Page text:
Conventional wastewater treatment technologies, originally developed for the removal of carbonaceous compounds (BOD) and suspended solids, accommodate nutrient removal by providing additional aerated, anoxic or anaerobic units in series, along with various internal recycle streams to achieve the required removal of nitrogen and/or phosphorus. These modifications have increased the complexity of the treatment systems and complicated their proper design and optimization. Nitrification, the first step in the biological nitrogen removal mechanism that involves the conversion of ammonia nitrogen to nitrate nitrogen, requires an aerobic environment and is achieved in all aerobic reactors if the right operating conditions such as the liquid pH, carbonate concentration, and sludge retention time exist. Denitrification, i.e. the transformation of nitrate nitrogen to molecular nitrogen, can be accomplished by the addition of an anoxic activated sludge reactor or fixed-film system. An easily degradable carbon source must be present for the denitrification process. If the treatment system cannot supply the required carbon source, then methanol, ethanol, acetic acid or a different compound must be added. In these combined processes, the wastewater or contaminated groundwater is first fed into the anoxic denitrification reactor. The effluent from the anoxic reactor is fed into the aerobic reactor. A sufficient retention time in the aerobic reactor is needed to ensure a complete oxidation of carbonaceous compounds as well as adequate growth and proliferation of slow-growing nitrifiers to carry out the nitrification process and convert ammonia-nitrogen to nitrate-nitrogen. Sequencing batch reactor (SBR) systems have been used for biological nitrogen removal by incorporating anoxic-aerobic sequencing bioreactors. Instead of using an external carbon source for denitrification, it is quite possible to design a nitrification-denitrification system that uses the carbon present in the raw wastewater as well as the carbon released from the endogenous respiration of microbial sludge. In these systems, nitrification and denitrification occur in a singe vessel with alternating aerobic and anoxic zones. Alternatively, aerobic and anoxic zones may be present in separate vessels positioned in series. Sufficient recycle is required to prevent the effluent from containing excessive ammonia concentrations. Several systems have been developed along with these design elements. The two most successful have been the denitrifying oxidation ditch and the Bardenpho process.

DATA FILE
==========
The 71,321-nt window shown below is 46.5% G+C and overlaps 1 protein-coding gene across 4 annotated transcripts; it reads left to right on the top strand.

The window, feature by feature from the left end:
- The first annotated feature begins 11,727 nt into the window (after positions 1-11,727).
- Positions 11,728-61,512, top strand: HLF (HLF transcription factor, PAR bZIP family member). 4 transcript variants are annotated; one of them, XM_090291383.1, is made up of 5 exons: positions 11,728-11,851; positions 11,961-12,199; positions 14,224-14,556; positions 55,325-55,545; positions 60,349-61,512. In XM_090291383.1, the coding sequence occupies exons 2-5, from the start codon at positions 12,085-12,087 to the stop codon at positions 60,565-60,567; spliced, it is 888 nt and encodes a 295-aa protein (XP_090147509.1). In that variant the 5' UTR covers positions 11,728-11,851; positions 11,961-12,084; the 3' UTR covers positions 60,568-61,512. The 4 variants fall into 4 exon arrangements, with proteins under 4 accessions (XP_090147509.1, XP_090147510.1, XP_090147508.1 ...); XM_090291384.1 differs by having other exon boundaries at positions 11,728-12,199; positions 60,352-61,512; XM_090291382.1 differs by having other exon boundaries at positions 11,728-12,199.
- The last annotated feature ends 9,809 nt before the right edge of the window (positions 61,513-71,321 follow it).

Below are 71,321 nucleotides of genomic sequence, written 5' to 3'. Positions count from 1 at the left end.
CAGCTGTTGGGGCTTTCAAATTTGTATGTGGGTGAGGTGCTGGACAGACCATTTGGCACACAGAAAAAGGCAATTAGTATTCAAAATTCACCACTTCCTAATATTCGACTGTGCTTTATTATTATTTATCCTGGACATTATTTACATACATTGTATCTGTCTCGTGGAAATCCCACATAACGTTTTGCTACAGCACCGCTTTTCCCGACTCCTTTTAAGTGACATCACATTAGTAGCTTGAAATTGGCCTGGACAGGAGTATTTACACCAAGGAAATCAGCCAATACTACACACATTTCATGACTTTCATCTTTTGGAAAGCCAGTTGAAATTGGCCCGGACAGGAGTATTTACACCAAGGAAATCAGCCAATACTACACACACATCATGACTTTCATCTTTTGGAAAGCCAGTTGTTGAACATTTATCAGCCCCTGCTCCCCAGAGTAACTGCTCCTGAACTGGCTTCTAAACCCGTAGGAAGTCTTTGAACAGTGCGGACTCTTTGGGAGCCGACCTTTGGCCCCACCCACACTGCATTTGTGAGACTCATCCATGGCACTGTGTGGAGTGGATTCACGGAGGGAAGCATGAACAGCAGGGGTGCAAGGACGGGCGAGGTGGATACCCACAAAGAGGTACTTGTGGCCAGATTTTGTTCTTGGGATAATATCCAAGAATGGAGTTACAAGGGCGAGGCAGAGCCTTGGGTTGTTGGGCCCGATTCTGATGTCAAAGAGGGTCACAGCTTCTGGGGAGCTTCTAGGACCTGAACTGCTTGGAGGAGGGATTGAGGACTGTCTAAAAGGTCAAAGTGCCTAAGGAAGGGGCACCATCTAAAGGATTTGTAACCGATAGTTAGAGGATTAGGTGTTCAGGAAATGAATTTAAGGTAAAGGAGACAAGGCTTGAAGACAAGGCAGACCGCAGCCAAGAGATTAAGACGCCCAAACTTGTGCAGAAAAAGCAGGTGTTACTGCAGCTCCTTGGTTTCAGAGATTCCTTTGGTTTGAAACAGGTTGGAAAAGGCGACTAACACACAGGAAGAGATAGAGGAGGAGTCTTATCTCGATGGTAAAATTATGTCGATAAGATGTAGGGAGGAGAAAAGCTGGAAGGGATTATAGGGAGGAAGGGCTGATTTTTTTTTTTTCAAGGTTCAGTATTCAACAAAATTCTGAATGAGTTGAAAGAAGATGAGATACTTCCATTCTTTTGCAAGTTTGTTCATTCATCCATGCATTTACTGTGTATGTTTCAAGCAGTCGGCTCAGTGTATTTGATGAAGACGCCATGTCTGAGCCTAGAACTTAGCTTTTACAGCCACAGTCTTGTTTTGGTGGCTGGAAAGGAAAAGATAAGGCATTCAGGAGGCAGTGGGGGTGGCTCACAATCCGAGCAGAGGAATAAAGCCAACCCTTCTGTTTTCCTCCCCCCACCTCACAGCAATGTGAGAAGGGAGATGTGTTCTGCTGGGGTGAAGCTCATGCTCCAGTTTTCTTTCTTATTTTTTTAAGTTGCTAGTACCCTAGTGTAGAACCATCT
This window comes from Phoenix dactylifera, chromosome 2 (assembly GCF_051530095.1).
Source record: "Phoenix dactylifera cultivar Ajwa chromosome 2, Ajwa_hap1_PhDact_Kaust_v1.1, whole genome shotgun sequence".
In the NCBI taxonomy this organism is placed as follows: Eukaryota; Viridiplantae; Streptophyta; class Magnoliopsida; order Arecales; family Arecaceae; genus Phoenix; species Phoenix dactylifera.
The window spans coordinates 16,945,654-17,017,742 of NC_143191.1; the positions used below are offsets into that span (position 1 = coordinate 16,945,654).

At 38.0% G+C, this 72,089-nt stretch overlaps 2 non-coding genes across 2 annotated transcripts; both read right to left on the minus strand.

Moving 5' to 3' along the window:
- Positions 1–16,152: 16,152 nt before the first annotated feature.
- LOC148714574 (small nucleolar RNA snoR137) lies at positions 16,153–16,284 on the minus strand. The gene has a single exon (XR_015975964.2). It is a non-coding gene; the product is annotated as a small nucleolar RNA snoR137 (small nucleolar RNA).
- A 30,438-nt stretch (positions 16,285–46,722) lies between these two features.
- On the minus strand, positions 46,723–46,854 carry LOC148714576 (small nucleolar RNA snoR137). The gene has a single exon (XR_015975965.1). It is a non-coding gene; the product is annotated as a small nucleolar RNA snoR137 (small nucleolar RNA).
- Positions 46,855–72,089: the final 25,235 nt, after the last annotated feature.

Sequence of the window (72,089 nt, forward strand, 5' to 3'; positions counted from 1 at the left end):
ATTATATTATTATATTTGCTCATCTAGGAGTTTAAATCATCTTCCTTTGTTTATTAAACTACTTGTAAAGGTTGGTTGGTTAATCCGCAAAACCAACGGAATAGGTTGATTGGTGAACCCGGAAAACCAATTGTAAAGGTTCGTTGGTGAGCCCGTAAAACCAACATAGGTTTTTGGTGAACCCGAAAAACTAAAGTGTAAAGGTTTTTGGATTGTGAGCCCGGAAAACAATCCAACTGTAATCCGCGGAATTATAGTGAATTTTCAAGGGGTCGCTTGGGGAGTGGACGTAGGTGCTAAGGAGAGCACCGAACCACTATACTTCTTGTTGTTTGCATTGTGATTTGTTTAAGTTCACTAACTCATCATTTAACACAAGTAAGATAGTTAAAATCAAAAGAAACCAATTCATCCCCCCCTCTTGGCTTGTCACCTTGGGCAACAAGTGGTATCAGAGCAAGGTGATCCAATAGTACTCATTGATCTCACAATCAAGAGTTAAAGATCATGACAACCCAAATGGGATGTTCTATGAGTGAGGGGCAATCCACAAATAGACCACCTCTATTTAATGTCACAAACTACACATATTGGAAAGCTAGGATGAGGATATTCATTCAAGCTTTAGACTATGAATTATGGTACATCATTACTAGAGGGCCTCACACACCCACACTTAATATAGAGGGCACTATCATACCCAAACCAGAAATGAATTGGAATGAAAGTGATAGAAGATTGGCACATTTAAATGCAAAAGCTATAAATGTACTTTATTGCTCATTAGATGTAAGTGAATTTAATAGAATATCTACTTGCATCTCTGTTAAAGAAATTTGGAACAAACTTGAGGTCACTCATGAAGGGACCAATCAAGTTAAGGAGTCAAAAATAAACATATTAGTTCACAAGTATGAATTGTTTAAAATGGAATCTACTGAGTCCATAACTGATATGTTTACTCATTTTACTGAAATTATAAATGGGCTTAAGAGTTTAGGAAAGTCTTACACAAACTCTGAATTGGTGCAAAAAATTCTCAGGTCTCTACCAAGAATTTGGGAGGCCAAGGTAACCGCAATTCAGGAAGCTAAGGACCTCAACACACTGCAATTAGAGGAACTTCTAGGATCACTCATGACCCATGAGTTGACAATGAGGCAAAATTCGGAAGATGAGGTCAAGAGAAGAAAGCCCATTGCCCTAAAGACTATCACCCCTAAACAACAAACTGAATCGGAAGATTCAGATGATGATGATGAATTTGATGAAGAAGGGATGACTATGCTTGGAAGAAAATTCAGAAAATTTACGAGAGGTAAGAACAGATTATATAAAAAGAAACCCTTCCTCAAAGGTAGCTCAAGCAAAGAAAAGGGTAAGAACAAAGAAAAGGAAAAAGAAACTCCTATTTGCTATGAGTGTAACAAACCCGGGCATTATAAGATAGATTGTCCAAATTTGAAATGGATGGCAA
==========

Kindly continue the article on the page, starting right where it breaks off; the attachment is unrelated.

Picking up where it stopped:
In the denitrifying oxidation ditch, an anoxic zone is added inside the aerobic reactor. The influent is added to the anoxic zone and the effluent is withdrawn from the aerobic reactor. Solids are then separated from the liquid by settling in a clarifier. One of the most common design modifications for enhanced nitrogen removal is known as the Modified Ludzack-Ettinger (MLE) process. In this process, an anoxic tank is added upstream of the oxidation ditch along with mixed liquor recirculation from the aerobic zone to the tank to achieve higher levels of denitrification.

Another variation of aerobic/anoxic systems for nitrification/denitrification is the four stage Bardenpho process that has two aerobic and two anoxic vessels. Carbon from the untreated wastewater and from endogenous decay of microorganisms is used for denitrification by returning the aerobically treated wastewater to the initial anoxic zone.

In order to achieve phosphorus removal as well as nitrogen removal, the incorporation of an additional anaerobic zone in the treatment system is necessary. Two such configurations are the A2/O process and the five-stage Bardenpho process. The A2/O system includes anaerobic, anoxic and aerobic zones. In this process, the untreated wastewater is first added to the anaerobic zone where soluble phosphorus is released and VFAs are uptaken by the phosphorus accumulating microorganisms (PAOs). The effluent of the anaerobic tank is fed into the anoxic zone for the reduction of nitrate and its conversion to nitrogen. The effluent of the anoxic zone flows to the aerobic zone for BOD removal and nitrification. The separation of solids and liquid takes place in a clarifier. Two recycle streams are present in this process: one from the clarifier to the anaerobic zone to return a portion of the separated sludge, and the second one from the aerobic to the anoxic zone carrying nitrate for the denitrification process. The ability of the A2/O process to provide anaerobic dehalogenation has raised interest in this process for the treatment of groundwater and landfill leachate contaminated with hazardous chemicals such as chlorinated aliphatic compounds, recognized as common contaminants of soil and groundwater around the world.